[2] Trevisani DA & Sisti AF, Air Force hierarchy of models: a look inside the great pyramid, Proc. SPIE 4026, Enabling Technology for Simulation Science IV, 23 June 2000.

[3] Patterson EA, Taylor RJ & Bankhead M, A framework for an integrated nuclear digital environment, Progress in Nuclear Energy, 87:97-103, 2016.

[4] Patterson EA, Purdie S, Taylor RJ & Waldon C, An integrated digital framework for the design, build and operation of fusion power plants, Royal Society Open Science, 6(10):181847, 2019.

[5] Verity R, Okell LC, Dorigatti I, Winskill P, Whittaker C, Imai N, Cuomo-Dannenburg G, Thompson H, Walker PGT, Fu H, Dighe A, Griffin JT, Baguelin M, Bhatia S, Boonyasiri A, Cori A, Cucunubá Z, FitzJohn R, Gaythorpe K, Green W, Hamlet A, Hinsley W, Laydon D, Nedjati-Gilani G, Riley S, van Elsland S, Volz E, Wang H, Wang Y, Xi X, Donnelly CA, Ghani AC, Ferguson NM, Estimates of the severity of coronavirus disease 2019: a model-based analysis., Lancet Infectious Diseases, 2020.

[6] Coglitore D, Edwardson SP, Macko P, Patterson EA, Whelan MP, Transition from fractional to classical Stokes-Einstein behaviour in simple fluids, Royal Society Open Science, 4:170507, 2017.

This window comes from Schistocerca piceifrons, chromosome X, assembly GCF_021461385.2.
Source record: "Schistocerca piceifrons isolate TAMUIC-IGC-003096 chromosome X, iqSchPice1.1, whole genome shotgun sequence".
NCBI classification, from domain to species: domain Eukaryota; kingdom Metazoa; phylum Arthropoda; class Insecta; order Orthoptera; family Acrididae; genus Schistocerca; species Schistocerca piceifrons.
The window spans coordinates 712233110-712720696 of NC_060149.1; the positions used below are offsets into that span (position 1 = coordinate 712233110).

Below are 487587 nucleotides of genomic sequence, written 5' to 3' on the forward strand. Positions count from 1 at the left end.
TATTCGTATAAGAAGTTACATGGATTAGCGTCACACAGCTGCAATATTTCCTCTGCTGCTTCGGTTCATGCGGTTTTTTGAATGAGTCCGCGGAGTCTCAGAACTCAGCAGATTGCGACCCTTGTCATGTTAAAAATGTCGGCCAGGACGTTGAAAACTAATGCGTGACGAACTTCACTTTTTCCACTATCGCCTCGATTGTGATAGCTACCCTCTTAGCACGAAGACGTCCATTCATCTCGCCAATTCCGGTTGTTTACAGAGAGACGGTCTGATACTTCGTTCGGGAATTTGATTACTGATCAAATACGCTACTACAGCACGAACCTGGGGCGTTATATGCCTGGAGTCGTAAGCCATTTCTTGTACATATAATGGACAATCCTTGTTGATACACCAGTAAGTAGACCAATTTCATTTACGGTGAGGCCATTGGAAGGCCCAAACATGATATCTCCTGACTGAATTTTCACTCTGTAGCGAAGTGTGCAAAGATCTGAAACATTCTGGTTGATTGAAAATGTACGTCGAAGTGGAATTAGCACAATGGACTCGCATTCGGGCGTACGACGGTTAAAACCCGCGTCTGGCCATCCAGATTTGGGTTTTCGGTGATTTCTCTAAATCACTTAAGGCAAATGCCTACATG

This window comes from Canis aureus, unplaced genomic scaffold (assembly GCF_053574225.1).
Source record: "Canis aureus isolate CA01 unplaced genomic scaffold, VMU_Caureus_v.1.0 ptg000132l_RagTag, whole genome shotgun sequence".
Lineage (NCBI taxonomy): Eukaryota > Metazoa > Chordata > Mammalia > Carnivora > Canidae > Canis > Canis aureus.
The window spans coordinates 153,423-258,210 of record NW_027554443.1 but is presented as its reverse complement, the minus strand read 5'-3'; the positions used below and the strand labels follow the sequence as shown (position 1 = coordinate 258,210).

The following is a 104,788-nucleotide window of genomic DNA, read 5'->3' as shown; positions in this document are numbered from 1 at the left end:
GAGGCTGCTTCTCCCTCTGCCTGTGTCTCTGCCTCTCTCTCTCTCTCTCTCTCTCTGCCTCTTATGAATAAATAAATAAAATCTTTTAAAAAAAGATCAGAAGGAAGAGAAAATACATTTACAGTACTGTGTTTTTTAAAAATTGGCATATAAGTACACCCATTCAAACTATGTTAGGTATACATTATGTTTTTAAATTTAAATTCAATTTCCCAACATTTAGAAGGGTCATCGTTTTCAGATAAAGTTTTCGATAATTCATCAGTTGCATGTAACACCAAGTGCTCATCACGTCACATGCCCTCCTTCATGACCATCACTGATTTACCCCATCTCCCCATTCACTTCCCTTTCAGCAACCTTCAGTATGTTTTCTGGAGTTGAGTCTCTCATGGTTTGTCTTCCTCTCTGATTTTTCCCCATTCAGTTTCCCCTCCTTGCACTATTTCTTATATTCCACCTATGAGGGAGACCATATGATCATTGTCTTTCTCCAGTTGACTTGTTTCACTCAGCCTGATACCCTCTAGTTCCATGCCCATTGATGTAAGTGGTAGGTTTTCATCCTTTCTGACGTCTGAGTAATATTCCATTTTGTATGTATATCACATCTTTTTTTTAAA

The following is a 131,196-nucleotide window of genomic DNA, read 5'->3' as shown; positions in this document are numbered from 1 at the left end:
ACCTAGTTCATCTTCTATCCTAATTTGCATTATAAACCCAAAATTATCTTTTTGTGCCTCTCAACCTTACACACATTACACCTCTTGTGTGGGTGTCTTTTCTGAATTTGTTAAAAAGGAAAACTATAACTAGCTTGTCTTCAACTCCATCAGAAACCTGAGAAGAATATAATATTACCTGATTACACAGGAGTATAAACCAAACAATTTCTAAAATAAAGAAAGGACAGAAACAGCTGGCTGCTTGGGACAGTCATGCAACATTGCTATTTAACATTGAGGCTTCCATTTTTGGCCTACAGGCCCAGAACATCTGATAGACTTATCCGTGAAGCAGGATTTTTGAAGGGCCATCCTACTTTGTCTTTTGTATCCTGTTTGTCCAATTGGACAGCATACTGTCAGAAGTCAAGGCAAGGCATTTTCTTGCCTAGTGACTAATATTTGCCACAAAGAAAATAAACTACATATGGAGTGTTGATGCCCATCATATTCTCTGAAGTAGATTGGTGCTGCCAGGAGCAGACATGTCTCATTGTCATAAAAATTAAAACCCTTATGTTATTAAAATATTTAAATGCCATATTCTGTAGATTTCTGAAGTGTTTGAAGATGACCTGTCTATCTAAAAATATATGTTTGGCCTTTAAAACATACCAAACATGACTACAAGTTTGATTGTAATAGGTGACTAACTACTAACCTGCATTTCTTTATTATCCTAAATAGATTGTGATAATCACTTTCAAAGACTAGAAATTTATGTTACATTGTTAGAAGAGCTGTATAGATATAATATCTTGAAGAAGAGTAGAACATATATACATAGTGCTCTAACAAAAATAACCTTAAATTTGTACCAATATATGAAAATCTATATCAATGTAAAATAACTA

[7] Giorgi F, Coglitore D, Curran JM, Gilliland D, Macko P, Whelan M, Worth A & Patterson EA, The influence of inter-particle forces on diffusion at the nanoscale, Scientific Reports, 9:12689, 2019.

[8] Gilbert P-A, Kamen A, Bernier A & Garner A, A simple macroscopic model for the diffusion and adsorption kinetics of r-Adenovirus, Biotechnology & Bioengineering, 98(1):239-251,2007.

[9] Holcman D & Schuss Z, Modeling the early steps of viral infection in cells, Chapter 9 in Stochastic Narrow Escape in Molecular and Cellular Biology, New York: Springer Science+Business Media, 2015.

[10] Braine V, Vimond M & Kervrann C, An overview of diffusion models for intracellular dynamics analysis, Briefings in Bioinformatics, Oxford University Press, pp.1-15, 2019.

[11] Holcman D & Schuss Z, Time scale of diffusion in molecular and cellular biology, J. Physics A: Mathematical and Theoretical, 47:173001, 2014.